The event opens at 7:30 am. The field tour, starting at 8 am, is a walking, go-at-your-own-pace tour designed to fit your interest and schedule. Buses will be running continuously to take you to and from the plots.
Breakfast and lunch will be provided by Virginia food vendors. Attendees will be able to eat any time from 6:30 AM to 2:00 PM.
Renwood Farms is located at 17303 Sandy Point Road, Charles City, VA 23030.
Brown stink bug numbers have continued to increase in eastern Virginia from the Northern Neck to the Tidewater region. We have scouted fields in Suffolk and Caroline County with higher than threshold infestations spanning the entire field. Infestations in most fields remain confined to border rows and the majority of infested fields are near where wheat has been recently harvested.
Many growers are facing the decision to treat. Previously I had reported a threshold of 1 bug per 4 plants. In order to be extra protective during ear formation and elongation, treatment at the 1 bug per 10 plants threshold can be justified for heavily infested fields. More information about stink bugs in corn can be found here – NCSU corn stink bug management considerations.
The ability of stink bugs to injure corn depends heavily on corn growth stage. Trials at the Tidewater Research Station have shown that stink bug feeding does not always reach developing ears. The photo below shows a healthy ear developing (VT growth stage) despite multiple feeding lesions to the outside of the stalk. This may be good news for Virginia growers. We cannot determine if yield was effected in these plants until later this season.
This week, we will be rechecking fields that were treated with aerial applications and post updates on the effectiveness of these sprays.
Coinciding with the wheat harvest, brown stink bugs have been moving into pre-tassel corn in the southeastern region of our Virginia. The entomology department has scouted fields over threshold in Chesapeake and Virginia Beach. So far this season, stink bugs are present in low numbers in northern, central, and western regions of the state.
Thresholds for stink bugs in field corn are (From Dominic Reisig at NCSU):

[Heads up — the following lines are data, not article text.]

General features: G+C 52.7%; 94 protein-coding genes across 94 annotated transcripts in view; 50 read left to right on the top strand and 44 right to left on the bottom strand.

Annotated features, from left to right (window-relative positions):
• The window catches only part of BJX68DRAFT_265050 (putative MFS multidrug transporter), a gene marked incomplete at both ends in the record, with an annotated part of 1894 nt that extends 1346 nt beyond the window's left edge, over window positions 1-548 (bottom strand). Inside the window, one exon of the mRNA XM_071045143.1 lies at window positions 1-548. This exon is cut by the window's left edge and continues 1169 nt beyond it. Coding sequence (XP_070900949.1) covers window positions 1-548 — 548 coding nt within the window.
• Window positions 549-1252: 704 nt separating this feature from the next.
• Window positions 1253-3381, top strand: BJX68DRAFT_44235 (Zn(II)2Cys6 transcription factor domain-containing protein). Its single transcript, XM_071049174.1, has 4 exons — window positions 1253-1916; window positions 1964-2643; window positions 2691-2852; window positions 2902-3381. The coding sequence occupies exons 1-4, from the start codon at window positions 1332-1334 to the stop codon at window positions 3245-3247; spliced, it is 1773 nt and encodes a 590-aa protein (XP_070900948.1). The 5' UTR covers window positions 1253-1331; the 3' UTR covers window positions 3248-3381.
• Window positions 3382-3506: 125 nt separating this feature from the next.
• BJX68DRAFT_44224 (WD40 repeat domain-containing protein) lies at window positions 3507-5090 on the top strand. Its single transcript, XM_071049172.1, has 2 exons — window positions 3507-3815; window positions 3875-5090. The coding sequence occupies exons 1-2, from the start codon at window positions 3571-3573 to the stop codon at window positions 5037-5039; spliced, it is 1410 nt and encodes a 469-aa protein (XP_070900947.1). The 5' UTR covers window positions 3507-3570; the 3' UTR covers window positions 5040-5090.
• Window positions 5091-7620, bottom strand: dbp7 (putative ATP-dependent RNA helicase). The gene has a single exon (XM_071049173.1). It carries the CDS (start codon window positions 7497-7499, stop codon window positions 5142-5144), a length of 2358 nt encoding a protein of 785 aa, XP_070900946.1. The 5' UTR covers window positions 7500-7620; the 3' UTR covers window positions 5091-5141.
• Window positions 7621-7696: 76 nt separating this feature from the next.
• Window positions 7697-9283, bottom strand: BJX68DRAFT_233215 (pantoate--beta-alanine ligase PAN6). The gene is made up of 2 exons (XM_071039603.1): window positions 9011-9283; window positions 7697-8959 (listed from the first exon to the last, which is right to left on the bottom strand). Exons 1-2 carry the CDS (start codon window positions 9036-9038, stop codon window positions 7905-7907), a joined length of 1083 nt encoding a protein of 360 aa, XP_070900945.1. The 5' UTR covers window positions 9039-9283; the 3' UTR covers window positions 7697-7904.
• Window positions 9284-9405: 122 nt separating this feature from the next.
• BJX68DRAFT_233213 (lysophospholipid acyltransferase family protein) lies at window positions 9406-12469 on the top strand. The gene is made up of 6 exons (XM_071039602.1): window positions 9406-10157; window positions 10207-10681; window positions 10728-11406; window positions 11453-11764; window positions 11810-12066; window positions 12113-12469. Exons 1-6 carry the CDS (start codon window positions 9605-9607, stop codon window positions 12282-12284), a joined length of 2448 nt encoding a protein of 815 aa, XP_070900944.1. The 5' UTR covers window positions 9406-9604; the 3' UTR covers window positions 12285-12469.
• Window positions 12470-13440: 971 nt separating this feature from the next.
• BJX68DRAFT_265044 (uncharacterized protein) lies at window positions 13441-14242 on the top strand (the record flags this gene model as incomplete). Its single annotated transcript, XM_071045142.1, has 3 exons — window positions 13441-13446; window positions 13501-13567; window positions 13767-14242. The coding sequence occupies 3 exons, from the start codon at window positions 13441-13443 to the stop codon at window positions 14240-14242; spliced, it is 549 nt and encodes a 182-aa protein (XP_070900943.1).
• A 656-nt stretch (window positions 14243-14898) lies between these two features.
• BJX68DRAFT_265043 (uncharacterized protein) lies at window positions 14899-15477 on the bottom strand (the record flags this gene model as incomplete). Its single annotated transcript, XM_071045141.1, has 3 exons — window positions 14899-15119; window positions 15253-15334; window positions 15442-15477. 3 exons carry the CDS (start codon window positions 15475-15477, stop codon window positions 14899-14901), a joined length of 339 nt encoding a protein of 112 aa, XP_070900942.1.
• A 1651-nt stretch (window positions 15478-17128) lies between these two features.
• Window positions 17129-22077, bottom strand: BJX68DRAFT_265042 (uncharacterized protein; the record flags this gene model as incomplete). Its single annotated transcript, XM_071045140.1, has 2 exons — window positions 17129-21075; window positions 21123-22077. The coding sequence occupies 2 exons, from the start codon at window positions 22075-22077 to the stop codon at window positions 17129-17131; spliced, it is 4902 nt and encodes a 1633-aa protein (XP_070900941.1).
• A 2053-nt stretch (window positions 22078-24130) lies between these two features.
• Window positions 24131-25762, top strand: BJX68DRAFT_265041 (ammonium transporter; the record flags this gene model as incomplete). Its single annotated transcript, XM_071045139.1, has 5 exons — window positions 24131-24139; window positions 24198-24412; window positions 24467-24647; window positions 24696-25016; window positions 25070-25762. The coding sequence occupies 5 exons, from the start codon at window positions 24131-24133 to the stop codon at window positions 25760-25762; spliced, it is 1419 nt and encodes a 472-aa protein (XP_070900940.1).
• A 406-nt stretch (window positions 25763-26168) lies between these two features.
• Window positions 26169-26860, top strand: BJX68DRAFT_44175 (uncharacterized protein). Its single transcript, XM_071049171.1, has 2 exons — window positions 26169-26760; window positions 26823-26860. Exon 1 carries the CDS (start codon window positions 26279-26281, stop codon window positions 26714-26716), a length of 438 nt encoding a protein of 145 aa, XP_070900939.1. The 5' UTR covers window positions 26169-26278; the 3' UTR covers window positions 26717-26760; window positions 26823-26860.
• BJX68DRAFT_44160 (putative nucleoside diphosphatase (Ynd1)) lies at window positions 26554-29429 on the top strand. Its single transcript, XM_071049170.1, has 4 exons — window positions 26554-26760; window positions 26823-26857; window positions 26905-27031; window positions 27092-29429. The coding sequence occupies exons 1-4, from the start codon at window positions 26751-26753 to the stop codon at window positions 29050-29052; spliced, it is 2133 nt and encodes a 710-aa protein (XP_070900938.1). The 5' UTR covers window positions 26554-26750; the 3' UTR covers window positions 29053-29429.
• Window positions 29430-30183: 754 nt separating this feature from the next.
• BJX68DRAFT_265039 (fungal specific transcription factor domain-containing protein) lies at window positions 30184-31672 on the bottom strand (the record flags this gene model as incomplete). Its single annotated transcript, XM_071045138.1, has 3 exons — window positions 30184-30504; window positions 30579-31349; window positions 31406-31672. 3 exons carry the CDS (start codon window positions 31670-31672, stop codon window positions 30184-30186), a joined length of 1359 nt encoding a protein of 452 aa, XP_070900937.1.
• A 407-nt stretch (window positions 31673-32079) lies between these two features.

one stink bug per four plants during ear formation, elongation, and pollen shed
one stink bug per two plants nearing the end of pollen shed to the blister stage.
Plant injury from stink bugs may include:
Holes in leaves and, in severe cases, twisted plants.
It is important to remember that this bug typically infests on edges of fields and in spotty locations. It is possible, though unlikely, that stink bugs will infest an entire field. Spray volume is critical if you decide to spray – use a high volume to ensure that sprays penetrate the canopy. Insecticides labeled for stink bugs in corn (e.g., Baythroid XL, Karate Z, Warrior II) must come into direct contact with insects to kill them.
For the second year in a row we are seeing many corn fields in Virginia experiencing stunted and yellow growth due to cool and wet growing conditions. See this publication for different causes of yellow and stunted corn and possible changes to your nitrogen applications for the first or second sidedress: Corn Fertility_2June2017
Charlie Cahoon and Michael Flessner
Virginia Tech Weed Science
Over the past few days we have had several questions concerning replanting corn behind an already failed corn stand. Our biggest concern in this situation is how to terminate emerged corn from the first planting. The best option for small corn (4-8 inch) is clethodim (Select Max or generics). The label for Select Max (0.97 lb active ingredient/gal) specifies 6 oz/A must be applied at least 6 day prior to replanting. Clethodim products that contain 2 lb active ingredient/gal and are labeled for this situation should be applied at 3 oz/A, while adhering to the same plant-back restriction. As is the case with many weeds, timeliness is critical. Control of larger corn by clethodim is variable (> 8 inches).